Officials at California’s struggling health insurance exchange have a suggestion for parents trying to decide what to buy their adult children for the holidays: How about Obamacare?
Covered California launched its “Give the Gift of Health” advertising campaign late last week encouraging Mom and Dad to pick up the tab for those health insurance policies that young adults are avoiding in droves. Signing up the young, who typically will not need major health care services, is considered crucial to making the president’s health care exchanges a financial success.
“In the spirit of the holiday season, some family members or friends may choose to help young adults, paying for a month or more of their insurance premium,” said a news release on the Covered California website.
The campaign isn't as in-your-face as the recent Colorado ads urging young women to access the exchange's birth-control benefit in order to hook up with cute guys, but both strategies come as examples of the increasingly creative — and perhaps desperate — efforts to boost enrollment among healthy young adults.
Covered California also asks parents and relatives of young adults to “make a pledge to get loved ones covered” and offers a “pledge certificate that can be presented to loved ones during the holidays as a symbol of your willingness to help them get insured.”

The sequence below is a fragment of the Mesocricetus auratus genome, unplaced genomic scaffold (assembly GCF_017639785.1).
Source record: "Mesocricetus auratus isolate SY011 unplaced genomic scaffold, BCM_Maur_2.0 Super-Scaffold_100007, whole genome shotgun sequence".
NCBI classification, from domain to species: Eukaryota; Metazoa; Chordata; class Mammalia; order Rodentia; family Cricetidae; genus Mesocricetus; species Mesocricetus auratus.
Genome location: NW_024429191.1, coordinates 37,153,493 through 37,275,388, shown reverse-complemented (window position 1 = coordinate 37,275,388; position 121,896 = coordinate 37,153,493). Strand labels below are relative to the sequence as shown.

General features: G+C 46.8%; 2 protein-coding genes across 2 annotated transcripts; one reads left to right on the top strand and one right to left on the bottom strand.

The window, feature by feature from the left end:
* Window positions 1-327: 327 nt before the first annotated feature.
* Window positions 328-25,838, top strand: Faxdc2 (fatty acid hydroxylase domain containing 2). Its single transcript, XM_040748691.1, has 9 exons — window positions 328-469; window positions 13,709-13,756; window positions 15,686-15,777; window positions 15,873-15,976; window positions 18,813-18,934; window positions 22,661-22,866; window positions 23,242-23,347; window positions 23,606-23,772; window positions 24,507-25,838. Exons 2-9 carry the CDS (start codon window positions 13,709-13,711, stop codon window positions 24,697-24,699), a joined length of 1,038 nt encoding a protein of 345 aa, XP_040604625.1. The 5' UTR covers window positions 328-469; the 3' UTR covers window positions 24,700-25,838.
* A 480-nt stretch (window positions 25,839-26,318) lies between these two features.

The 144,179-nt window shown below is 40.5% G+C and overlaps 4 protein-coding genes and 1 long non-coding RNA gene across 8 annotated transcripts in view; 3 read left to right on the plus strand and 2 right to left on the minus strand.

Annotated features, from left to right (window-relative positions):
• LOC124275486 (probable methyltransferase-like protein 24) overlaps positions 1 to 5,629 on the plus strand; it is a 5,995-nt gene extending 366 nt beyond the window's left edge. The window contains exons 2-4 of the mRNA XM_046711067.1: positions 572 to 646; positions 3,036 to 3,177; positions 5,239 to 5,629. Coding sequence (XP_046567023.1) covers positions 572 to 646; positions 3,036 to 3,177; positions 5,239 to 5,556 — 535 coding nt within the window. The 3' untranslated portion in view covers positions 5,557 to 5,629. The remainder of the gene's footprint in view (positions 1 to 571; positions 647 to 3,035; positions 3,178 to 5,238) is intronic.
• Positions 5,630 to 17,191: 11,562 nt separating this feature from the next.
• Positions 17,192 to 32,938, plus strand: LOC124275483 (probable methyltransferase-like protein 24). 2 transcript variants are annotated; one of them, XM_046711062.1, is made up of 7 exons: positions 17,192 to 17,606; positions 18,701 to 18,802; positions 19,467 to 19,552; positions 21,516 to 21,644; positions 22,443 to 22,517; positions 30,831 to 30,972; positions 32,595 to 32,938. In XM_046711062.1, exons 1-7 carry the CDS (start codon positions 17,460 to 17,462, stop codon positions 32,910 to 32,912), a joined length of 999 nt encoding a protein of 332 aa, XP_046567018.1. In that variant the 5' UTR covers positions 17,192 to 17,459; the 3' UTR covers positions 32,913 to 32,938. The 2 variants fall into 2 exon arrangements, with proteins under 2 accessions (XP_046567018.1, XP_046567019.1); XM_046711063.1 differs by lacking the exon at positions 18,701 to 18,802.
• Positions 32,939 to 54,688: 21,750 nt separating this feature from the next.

Plus, there’s an “e-card that can be sent to friends and family with a personal message and more information about their options for insurance through Covered California, including low-cost or no-cost Medi-Cal.”
The California ads follow figures released Nov. 21 showing that seniors are far outpacing 20-somethings in enrolling on the state health care exchange. (Some 36 states declined to set up their own exchanges and have defaulted to the federal government’s troubled Obamacare website.) Fully 34 percent of all individuals signed up in October were 55 to 64 years old, while just 8 percent of the enrollment came from those 18 to 25, according to Covered California.
“The old folks are outrunning the kids in the race to sign up for California’s insurance,” said an article on the business website CNBC. “If the trend continues, it might lead to higher premiums down the line.”
The report found that 2,344 adults from age 18 to 25 enrolled for the program in October, while 4,580 adults 26 to 34 were enrolled. Covered California estimates that 1.8 million Californians 18 to 29 are eligible to buy insurance through the health care exchange.
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